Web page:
In principle, IMRT may offer advantages over 3DCRT and 2DRT because it is more conformal and has a steeper dose gradient. Dose planning studies have shown that IMRT can lower doses to normal tissues while maintaining or increasing the dose to the central tumor. In using IMRT to treat patients with head and neck cancer, theoretical dose delivery advantages must be translated into improved therapeutic outcomes. There is potential to introduce small errors at each step. It is precisely because there may be discrepancies between the planned dose and the amount delivered to a specific patient that treatment planning studies are not sufficient to demonstrate the comparative effectiveness of an approach. Differences in patient susceptibilities to specific adverse events, e.g., xerostomia, are also an intervening variable. Therefore, comparative evidence on clinical outcomes is necessary to establish that the technical capabilities of IMRT do indeed benefit patients, not only by decreasing xerostomia, but also by achieving similar or improved tumor control and survival.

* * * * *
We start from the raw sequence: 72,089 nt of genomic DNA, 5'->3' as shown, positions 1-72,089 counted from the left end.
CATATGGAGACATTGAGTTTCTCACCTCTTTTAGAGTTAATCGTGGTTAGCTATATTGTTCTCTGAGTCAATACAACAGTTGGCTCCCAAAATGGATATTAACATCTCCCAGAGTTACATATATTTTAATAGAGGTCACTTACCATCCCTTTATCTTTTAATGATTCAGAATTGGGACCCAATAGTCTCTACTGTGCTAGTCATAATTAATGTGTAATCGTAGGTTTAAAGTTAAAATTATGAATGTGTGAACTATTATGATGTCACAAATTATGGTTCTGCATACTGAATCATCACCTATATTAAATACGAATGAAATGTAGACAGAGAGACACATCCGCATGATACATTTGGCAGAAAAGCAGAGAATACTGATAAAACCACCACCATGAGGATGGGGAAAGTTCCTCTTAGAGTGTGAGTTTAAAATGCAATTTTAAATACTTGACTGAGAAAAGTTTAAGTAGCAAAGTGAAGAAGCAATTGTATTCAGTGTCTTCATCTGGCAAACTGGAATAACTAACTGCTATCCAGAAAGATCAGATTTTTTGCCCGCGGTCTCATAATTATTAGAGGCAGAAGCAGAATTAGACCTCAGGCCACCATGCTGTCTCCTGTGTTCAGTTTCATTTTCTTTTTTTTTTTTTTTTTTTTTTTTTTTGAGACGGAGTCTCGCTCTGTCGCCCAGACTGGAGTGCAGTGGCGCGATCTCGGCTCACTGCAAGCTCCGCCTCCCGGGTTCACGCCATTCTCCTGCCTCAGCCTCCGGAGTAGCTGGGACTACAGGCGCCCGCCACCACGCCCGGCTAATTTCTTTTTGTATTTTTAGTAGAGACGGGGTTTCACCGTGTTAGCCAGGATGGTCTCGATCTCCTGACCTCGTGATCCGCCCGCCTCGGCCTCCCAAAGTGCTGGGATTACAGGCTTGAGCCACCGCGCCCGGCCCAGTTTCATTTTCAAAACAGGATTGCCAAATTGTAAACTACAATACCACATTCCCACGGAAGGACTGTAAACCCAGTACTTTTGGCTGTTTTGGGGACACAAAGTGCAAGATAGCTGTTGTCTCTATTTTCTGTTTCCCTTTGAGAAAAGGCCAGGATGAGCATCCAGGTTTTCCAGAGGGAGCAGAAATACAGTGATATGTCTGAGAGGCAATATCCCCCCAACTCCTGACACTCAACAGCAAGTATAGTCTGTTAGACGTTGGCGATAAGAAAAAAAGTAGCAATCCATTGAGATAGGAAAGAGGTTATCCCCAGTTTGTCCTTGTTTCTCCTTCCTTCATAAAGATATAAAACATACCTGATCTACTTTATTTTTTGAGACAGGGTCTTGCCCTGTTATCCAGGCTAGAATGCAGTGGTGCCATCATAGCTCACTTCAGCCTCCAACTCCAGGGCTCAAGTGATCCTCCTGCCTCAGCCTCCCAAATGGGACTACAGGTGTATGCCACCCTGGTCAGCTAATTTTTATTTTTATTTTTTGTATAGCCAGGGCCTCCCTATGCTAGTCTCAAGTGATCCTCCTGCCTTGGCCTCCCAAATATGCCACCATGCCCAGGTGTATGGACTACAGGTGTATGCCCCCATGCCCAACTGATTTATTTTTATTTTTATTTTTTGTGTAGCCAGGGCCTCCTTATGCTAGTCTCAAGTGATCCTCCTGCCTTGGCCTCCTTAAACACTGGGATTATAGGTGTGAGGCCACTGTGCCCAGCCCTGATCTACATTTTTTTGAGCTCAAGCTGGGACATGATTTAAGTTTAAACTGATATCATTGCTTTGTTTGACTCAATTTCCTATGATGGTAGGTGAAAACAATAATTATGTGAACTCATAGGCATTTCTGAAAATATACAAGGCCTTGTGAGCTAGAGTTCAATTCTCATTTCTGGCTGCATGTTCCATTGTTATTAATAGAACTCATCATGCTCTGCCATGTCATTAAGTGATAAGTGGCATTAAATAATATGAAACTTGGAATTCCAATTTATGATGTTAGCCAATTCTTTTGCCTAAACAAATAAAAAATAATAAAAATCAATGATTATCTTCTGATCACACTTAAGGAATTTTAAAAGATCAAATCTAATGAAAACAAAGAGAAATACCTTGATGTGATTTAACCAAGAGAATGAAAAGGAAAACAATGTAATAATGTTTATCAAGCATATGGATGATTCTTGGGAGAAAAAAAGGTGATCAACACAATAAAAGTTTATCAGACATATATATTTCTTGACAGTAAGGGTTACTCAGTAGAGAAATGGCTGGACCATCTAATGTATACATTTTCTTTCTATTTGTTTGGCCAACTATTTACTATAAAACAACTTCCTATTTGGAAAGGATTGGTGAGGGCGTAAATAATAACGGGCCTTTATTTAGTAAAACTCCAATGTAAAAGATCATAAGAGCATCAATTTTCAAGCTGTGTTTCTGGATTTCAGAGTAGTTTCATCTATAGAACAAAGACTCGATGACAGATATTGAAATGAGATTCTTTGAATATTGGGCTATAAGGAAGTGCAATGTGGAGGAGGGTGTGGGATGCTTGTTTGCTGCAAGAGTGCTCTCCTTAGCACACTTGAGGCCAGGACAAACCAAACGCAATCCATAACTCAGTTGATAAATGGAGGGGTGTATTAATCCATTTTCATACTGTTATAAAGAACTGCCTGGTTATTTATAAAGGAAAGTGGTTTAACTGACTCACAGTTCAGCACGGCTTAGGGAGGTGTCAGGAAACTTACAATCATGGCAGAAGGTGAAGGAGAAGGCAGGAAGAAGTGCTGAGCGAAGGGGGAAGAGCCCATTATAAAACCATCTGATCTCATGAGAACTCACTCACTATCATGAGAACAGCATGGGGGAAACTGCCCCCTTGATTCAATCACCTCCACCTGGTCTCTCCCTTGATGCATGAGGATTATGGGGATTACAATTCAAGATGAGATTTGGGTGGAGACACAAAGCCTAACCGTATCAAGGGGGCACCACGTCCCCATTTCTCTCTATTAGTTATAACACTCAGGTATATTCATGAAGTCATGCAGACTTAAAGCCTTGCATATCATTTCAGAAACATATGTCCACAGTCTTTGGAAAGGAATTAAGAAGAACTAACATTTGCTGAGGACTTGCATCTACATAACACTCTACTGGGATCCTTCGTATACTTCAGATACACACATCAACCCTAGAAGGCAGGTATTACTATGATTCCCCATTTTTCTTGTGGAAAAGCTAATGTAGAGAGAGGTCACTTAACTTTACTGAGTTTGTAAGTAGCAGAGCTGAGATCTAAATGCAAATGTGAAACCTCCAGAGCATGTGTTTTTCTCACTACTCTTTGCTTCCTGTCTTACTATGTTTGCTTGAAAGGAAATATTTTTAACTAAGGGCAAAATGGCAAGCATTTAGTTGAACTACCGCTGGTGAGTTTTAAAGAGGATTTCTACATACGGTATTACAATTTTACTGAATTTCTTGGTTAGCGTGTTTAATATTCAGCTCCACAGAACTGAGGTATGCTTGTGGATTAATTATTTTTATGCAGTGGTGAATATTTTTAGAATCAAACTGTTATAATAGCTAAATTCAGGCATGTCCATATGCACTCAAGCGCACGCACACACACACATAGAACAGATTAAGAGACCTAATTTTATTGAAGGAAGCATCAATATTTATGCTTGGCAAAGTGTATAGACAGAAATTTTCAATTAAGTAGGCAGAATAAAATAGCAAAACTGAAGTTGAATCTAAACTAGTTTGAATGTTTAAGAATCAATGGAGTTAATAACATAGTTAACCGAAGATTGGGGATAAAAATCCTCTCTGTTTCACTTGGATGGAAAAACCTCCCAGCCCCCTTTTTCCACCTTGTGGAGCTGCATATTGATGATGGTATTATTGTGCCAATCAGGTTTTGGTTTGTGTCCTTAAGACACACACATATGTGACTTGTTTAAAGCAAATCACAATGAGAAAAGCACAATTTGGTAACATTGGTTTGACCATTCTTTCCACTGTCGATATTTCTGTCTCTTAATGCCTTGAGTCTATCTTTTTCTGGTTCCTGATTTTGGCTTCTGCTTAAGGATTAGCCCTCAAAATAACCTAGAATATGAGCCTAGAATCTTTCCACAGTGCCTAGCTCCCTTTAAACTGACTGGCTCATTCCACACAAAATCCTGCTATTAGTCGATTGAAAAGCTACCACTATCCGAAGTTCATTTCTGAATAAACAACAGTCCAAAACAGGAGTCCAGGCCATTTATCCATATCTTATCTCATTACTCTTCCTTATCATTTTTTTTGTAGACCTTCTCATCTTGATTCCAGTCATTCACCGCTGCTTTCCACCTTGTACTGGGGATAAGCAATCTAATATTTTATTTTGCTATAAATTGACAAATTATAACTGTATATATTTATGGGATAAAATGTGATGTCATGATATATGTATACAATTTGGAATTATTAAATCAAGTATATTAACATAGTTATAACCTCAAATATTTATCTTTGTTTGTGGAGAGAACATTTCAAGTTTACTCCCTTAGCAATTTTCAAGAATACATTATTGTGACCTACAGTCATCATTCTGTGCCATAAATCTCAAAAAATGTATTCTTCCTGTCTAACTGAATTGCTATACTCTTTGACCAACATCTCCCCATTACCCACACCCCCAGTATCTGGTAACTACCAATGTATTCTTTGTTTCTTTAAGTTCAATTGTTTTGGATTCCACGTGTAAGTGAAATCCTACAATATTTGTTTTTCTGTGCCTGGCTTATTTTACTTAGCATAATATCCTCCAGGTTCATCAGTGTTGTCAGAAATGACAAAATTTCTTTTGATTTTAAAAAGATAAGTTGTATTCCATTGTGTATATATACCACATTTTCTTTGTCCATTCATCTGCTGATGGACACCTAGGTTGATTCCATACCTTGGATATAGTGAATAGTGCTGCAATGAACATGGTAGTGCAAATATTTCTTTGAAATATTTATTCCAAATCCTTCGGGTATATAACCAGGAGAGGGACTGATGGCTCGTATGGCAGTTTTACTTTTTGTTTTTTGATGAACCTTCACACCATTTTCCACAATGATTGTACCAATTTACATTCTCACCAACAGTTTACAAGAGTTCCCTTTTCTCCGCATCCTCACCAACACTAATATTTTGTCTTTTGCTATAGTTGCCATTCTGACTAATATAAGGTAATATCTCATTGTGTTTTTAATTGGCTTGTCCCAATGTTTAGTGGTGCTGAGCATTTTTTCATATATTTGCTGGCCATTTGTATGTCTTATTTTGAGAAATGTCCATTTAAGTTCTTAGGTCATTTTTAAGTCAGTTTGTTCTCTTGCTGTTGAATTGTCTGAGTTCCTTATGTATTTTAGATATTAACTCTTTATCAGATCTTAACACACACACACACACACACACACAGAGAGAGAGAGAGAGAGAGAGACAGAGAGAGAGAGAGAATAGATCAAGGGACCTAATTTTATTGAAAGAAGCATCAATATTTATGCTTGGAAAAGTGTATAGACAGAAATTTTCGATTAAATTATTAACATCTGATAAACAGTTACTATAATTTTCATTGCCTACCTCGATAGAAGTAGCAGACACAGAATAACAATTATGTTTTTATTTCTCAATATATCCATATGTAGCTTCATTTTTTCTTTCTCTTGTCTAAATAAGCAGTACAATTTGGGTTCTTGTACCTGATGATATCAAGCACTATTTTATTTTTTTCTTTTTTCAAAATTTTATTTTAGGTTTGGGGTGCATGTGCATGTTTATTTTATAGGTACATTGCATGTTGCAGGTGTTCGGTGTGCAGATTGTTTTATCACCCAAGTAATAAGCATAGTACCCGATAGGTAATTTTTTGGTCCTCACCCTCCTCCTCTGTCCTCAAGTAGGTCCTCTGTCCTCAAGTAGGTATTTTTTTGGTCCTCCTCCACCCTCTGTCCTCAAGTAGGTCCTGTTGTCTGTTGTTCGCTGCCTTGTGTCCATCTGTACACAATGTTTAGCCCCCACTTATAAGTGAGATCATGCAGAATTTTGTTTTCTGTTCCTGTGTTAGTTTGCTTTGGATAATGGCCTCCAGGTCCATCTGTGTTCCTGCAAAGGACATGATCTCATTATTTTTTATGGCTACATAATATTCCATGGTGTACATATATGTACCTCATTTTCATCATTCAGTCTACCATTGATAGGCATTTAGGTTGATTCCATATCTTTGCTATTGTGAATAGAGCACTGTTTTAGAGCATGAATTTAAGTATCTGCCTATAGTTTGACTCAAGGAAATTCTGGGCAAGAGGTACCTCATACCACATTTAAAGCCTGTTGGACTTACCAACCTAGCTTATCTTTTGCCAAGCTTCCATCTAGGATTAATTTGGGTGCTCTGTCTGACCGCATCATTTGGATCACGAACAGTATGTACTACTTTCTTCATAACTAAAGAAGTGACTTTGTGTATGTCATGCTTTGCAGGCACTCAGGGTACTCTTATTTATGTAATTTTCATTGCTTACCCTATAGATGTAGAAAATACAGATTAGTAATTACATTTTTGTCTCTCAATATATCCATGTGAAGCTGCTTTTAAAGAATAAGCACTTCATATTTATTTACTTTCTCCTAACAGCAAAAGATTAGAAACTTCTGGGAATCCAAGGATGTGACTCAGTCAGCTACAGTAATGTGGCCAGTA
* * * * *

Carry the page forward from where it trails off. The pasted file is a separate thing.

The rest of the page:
The capability of IMRT to deliver steep dose gradients around a tumor site may present a risk as well as potential benefit. If the planned dose does not align with the tumor contour and other anatomic attributes of the patient, the planned and actual dose may diverge substantially. As a result, the patient may be at risk of greater adverse effects from an inadvertently high dose to adjacent healthy tissues, or, conversely, be at risk of suboptimal tumor control because of an inadvertently low dose to the tumor. Thus, operator performance may prove to be critical in determining the outcomes of IMRT in clinical practice.

Xerostomia has a significant impact on quality of life. It appears to be common in patients with certain tumor sites, radiotherapy treatments, and chemotherapeutic regimens. Older age and certain therapies for chronic diseases may increase susceptibility for this adverse effect. Research to improve the management of xerostomia and to disseminate that knowledge to clinical practice could potentially improve morbidity and quality of life for cancer patients.